Some cars are so exotic, so massive, so outstandingly
impressive, they stand above all others. Rarely could a country claim
more than one.
Some of these are the Duesenberg SJ from America, the
12-cylinder Rolls-Royce Phantom III from Britain, the supercharged
Mercedes-Benz SSKL from Germany, the huge Bugatti Royale from France,
the Isotta-Fraschini from Italy, and last but not least, the big
Hispano-Suiza that had Spanish origins but was built in France.
The roots of Hispano go back to 1901 when a Swiss
engineer named Marc Birkigt convinced his Spanish employer, Emilio La
Cuadra, a manufacturer of batteries and electric buses, to allow him to
build a motor car. The resulting twin-cylinder La Cuadra was the first
Spanish car, but it wasn't a commercial success; only six were built
before the company met financial difficulties.
Fresh money came from one J. Castro who assumed the
company's liabilities and assets, the most valuable of which was
engineer Birkigt. Castro cars lasted until 1904 when labour unrest put
the company out of business.
This set the stage for another rescue that resulted
in the formation of the most famous Spanish car company, Fabrica La
Hispano-Suiza de Automobiles of Barcelona.
The new financial angel was a wealthy Spaniard named
Damien Mateu, who guided the fortunes of the company until his death in
1929. The company's name, literally Spanish-Swiss, recognized its
Spanish financing and Swiss engineering.
Two four-cylinder Hispano-Suiza models were shown at
the Paris Auto Show in 1906, and in 1908 the line was expanded with the
addition of two sixes.
Spain's young King Alfonso XIII took an early
interest in Hispanos, owning some 30 of them during his reign. The
company recognized his loyalty by naming a model after him. The light,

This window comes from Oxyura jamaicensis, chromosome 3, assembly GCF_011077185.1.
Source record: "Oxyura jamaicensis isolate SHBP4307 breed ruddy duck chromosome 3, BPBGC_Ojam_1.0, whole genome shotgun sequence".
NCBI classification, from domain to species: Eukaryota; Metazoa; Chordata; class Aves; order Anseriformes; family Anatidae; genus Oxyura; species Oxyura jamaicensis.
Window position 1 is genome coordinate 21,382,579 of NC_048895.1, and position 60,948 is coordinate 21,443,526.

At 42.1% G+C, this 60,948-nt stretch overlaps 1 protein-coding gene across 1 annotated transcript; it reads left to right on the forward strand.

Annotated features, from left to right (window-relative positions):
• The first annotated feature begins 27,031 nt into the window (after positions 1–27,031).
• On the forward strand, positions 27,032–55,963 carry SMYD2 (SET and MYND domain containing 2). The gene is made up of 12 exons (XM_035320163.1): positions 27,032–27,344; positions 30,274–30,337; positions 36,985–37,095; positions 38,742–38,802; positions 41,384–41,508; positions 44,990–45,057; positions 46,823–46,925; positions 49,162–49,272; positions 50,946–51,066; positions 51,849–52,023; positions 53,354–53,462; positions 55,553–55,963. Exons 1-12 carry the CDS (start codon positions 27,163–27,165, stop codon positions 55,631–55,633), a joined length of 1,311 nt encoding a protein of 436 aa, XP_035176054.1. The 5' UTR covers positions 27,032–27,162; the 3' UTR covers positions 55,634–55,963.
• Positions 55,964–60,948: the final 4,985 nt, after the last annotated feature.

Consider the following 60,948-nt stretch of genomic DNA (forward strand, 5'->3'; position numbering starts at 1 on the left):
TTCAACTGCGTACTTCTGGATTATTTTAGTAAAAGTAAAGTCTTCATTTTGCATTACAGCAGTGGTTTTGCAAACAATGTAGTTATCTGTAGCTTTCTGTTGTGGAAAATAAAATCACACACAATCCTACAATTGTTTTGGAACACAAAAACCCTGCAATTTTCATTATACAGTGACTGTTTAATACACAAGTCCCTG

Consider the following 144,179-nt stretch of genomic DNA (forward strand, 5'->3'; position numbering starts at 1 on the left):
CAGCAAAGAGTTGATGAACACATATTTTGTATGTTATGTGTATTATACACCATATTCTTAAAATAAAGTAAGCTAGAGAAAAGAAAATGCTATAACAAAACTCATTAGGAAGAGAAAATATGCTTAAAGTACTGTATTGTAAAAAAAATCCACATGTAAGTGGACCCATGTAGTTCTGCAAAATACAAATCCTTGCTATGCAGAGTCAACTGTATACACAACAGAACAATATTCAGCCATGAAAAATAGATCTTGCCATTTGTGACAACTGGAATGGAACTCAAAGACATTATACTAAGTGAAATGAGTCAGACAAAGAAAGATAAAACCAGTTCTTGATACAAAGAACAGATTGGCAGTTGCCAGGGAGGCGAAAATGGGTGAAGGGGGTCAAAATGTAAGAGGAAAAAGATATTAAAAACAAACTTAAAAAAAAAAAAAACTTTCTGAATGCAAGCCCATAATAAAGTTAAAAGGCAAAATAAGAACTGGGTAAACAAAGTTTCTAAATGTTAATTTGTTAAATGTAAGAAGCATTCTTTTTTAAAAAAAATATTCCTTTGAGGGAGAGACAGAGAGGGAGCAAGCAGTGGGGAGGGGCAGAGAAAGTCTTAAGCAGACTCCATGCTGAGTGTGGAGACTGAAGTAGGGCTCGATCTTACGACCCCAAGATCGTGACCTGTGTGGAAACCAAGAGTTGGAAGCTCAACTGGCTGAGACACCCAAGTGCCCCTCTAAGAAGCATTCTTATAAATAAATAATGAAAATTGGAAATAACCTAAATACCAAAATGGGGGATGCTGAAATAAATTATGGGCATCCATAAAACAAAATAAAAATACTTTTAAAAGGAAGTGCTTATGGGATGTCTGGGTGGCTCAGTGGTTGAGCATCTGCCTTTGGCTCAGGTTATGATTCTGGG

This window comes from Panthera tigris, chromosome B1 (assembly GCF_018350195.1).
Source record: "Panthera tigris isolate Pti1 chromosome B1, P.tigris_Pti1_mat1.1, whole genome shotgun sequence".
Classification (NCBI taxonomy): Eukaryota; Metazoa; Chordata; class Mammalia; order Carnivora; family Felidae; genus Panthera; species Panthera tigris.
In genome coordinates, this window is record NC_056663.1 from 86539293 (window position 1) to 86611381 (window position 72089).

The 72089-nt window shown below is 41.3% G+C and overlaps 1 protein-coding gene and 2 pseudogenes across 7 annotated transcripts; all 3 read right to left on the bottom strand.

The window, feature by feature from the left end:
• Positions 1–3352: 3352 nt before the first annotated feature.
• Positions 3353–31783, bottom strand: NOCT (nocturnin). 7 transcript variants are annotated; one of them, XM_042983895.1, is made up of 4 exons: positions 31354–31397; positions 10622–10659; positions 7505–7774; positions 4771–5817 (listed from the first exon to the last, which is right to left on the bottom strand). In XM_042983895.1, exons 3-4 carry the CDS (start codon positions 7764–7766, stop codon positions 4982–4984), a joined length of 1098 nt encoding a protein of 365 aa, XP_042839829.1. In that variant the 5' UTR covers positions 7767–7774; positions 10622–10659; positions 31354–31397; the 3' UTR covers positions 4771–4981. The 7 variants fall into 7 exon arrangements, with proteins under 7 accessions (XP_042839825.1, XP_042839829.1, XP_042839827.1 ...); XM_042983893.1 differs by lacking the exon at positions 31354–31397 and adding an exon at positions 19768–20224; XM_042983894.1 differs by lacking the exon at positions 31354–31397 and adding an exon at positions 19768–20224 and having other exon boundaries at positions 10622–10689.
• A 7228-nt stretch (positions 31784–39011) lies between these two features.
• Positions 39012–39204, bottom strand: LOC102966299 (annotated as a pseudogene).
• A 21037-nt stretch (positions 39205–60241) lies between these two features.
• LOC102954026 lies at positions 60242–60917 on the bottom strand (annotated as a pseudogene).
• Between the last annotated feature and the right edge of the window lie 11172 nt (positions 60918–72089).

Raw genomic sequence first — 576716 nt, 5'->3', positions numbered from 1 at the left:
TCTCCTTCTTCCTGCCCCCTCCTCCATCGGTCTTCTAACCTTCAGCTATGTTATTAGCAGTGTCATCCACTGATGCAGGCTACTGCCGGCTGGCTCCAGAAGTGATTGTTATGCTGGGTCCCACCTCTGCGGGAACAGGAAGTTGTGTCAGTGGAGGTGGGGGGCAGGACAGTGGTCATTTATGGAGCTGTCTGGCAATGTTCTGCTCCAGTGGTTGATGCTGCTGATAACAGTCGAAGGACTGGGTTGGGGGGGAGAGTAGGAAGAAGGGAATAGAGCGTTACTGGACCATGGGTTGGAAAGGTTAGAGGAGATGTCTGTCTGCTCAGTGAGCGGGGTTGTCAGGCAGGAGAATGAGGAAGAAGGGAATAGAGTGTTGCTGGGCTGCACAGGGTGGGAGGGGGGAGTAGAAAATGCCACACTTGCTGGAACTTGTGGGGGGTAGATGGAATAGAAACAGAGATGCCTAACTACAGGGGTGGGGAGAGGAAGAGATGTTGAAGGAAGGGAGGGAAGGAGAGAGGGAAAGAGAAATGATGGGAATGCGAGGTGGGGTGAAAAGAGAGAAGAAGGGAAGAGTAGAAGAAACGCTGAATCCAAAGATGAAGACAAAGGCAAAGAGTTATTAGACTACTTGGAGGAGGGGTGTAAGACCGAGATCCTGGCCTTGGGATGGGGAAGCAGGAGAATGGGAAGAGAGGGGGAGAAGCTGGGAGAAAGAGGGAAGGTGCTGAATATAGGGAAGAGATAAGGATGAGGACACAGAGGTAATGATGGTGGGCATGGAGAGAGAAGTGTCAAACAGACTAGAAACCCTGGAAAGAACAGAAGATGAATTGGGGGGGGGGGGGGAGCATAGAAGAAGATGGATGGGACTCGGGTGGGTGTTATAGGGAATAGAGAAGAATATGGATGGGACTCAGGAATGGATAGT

powerful Hispano-Suiza Alfonso XIII was introduced in 1912. Its 3.6
litre, 60-horsepower engine gave it good acceleration and a top speed of
more than 100 km/h (62 mph).
With war clouds gathering over Europe the French
government asked Hispano-Suiza to design a military aircraft engine.
Birkigt had begun using overhead camshafts in his cars, and included
them in his aircraft engine. It has been described as the best military
aero engine of the First World War.
The war effort, in addition to enhancing Hispano's
reputation through arms and engine production, made a contribution to
Hispano styling. French air hero Georges Guynemer not only drove a
Hispano-Suiza car, but also amassed his 53 "kills" in Hispano powered
SPAD airplanes, before being lost in 1917. His squadron emblem, a flying
stork, graced the radiator caps or hoods of all Hispano-Suizas from 1918
During the 1920s and '30s the company produced the
vehicles that established its reputation among the elite of the world's
great motor cars. The first, and the car considered by many as the
greatest of these, was the Hispano-Suiza H6 shown at the 1919 Paris
Birkigt had incorporated much of his aircraft engine
technology into the H6 powerplant. The 6.5-litre in-line six had a
one-piece aluminium cylinder block and an overhead camshaft. This was at
a time when Rolls-Royce's venerable Silver Ghost was still using side
valves, and an iron block cast in several pieces. The H6's massive
crankshaft was carved out of a solid 317 kg (700 lb) steel billet.
It was also ahead of Rolls-Royce in the braking
department. While the Rolls had brakes on the rear wheels only, the
Hispano had four-wheel brakes, servo assisted by a shaft driven off the
rear of the transmission. Rolls-Royce later adopted this system under
licence from Hispano and used it for many years.
The Hispano-Suiza H6 was fitted with some of the
finest bodies available from the best coach builders. And although it
was conceived as a luxury car suited to gliding along the Champs Elysees,
or dashing down to the Riviera on the routes nationals, it was also
raced on occasion.
Wealthy sportsman Andre Dubonnet, of aperitif fame,
won a sports car race at Boulogne in an H6 in 1921, and repeated it two
or three years later in the larger 8-litre Hispano, which was then
appropriately named the "Boulogne."
The H6 was made in both 6.5 and 8.0 litre versions
through 1934. In 1931 a massive 9.5 litre V-12 Hispano-Suiza was
introduced. Alas, Birkigt's overhead cam had given way to overhead
valves, and although the V-12 was quieter, it was not regarded by
Hispano purists with quite the same awe as was the H6.
Hispano-Suiza production ceased in France in 1938,
although it continued in Barcelona for a few more years until stopped by
the Second World War. In the 1950s the Barcelona plant would again
produce cars, in this case the fabulous Pegaso, Spain's entry in the
exotic sports car market. The Pegaso, like the Hispano-Suiza, also
failed to survive.